Disruptive technologies are changing the business landscape at lightning speed and the pace just seems to be intensifying. It’s tempting to call 2014 the year of ‘disruptive technology’ but the reality is that we haven’t seen anything yet! This rapid change creates some underlying challenges when it comes to dealing with disruptive innovation. How long does a business observe these disruptors before getting onboard? When is the right time to go from standing on the sidelines to early adopter? There are no clear cut answers; the tricky thing about disruptors is that they are here before you know it. What can be done, as one writer puts it, to “stay ahead of the tsunami of disruption that may be coming straight at you.”
While attempting an answer, we can’t get too forward-looking that we lose focus. We know driverless cars are on the near horizon. But we also know there are technologies available today that are either in the technical enthusiast stage or early adoption stage, which are going to exert profound impacts on society and business as we know it.
The Internet of Things is one such area that is ultimately disruptive on many levels. Imagine a world in which everything is connected. If you think about it, the internet has really been anticipating this progression over the past 20 years. We’ve seen a clear and steady movement from the “Internet of Information” (Web 1.0) to the “Internet of People (Web 2.0) to the point now that we’re seeing physical objects linked with IP addresses (Web 3.0?). Researchers predict that by 2020 over 30 billion objects will wirelessly be connected to the internet. As the world becomes increasingly connected, and the distinctions between real and digital worlds become blurred, technologists and business leaders will do well to understand the implications that these emerging and disruptive trends will have at the organizational level.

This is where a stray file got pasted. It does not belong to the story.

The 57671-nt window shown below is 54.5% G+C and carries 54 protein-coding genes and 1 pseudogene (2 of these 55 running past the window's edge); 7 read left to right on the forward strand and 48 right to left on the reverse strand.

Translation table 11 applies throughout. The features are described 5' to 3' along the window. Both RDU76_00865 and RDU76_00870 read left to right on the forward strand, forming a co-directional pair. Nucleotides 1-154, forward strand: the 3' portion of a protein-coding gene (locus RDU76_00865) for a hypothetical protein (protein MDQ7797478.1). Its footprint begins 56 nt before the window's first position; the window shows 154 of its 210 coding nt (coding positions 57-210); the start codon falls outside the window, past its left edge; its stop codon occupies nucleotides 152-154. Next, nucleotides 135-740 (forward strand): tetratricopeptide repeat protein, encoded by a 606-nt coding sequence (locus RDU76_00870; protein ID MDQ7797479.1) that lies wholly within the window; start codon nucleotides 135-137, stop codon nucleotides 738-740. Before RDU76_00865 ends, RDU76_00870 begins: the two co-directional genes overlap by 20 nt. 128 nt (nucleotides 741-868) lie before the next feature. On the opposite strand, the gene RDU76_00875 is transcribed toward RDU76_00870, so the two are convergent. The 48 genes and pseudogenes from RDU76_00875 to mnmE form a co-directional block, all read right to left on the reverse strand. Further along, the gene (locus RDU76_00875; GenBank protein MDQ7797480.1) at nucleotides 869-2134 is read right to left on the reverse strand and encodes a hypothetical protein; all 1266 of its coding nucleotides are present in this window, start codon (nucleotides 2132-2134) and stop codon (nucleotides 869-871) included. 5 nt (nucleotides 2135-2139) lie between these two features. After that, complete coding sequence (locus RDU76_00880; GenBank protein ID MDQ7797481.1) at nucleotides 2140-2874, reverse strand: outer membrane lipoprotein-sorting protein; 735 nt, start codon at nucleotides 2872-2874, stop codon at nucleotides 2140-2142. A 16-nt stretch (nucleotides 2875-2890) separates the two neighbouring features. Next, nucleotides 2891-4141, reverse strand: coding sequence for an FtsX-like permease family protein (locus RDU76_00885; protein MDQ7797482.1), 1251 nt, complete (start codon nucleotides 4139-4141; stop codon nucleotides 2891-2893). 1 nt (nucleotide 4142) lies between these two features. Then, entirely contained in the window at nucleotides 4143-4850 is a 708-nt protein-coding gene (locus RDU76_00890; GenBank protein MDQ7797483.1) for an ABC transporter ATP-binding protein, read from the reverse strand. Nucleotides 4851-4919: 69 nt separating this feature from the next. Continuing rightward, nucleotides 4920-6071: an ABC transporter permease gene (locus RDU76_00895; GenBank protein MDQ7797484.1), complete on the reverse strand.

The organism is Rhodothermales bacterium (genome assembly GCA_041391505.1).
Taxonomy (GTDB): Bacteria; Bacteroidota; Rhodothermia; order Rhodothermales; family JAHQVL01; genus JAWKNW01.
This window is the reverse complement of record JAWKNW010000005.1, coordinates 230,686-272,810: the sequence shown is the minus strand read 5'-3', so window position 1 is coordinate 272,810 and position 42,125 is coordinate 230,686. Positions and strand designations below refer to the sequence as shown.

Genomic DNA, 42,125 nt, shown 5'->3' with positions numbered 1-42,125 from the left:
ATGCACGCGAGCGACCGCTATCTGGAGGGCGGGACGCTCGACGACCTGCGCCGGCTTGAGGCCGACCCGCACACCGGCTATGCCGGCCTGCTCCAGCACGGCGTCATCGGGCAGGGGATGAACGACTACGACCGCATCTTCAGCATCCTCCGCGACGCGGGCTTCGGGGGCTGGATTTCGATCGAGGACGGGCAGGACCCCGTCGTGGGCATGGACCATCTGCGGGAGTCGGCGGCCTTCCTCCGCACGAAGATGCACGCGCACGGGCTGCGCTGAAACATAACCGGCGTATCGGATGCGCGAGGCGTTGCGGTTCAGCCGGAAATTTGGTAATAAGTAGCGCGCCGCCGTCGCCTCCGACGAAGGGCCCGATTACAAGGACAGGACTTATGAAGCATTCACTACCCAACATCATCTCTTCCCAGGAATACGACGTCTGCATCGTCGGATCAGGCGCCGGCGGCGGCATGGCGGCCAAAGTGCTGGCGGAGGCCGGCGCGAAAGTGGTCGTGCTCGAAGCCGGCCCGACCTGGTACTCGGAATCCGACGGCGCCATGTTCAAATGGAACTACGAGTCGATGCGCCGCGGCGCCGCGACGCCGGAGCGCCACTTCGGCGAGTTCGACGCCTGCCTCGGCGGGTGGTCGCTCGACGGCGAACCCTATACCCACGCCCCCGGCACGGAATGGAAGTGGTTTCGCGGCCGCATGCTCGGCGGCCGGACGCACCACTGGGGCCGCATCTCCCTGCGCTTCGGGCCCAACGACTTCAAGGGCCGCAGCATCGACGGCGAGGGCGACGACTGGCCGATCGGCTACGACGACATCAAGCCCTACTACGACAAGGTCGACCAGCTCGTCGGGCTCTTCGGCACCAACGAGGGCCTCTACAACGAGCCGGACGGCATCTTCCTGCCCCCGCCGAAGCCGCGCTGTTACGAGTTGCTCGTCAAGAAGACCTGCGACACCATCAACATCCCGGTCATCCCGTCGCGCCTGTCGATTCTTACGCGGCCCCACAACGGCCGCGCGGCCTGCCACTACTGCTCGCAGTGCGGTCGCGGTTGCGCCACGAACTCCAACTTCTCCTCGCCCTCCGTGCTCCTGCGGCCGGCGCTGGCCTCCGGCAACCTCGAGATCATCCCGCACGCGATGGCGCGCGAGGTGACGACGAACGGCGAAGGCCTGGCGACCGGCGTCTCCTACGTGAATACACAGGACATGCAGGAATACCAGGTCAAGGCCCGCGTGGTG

Chances are that we’ve all heard of some of the modern manifestations of IoT that have started to reach mainstream adoption. The Nest thermostat is an example of taking a rather mundane element such as a thermostat and enabling it with digital technology to remotely monitor the temperature and comfort level of one’s home or business. And some of you, like me, probably have started using the Fitbit, a popular form of wearable technology that traces one’s daily steps, sleep time, calorie burn, and other health and fitness metrics. These are just two examples of a growing tendency to link physical objects to the internet.
Cisco has put together a whole division in anticipation of the coming Internet of Things wave. The technology giant, in fact, is predicting a market value of $19 trillion dollars. Even if they’re way off in their projections, this is hardly something to ignore!
So what exactly should small business owners do then to get onboard with disruptors like the Internet of Things? One key strategy is to look for use cases within your organization that can be equipped with Internet of Things devices. An important suggestion here would be to arrange for someone in your development team to become a beta tester for Google Glass. Once the device is procured, have them get busy working on the Glass SDK and figuring out how to use major APIs with their platform. The likelihood is that Glassware apps will be to the Internet of Things what mobile apps were to the Internet of People . . . a major market differentiator.
At the same time, don’t feel like you have to boil the ocean when it comes to IoT adoption. Start small and incrementally but be proactive. Other suggestions for IoT innovation could be as simple as having a contest for the best innovative ideas and giving away Fitbits as prizes. Then have another contest to see who has the most steps in a day, or some other activity that will encourage people to start thinking about how IoT technology can affect their daily lives. Seeing is believing and once you start to model this technology as an organization, employees will get inspired to think out of the box at the possibilities of broader adoption.
To be continued . . .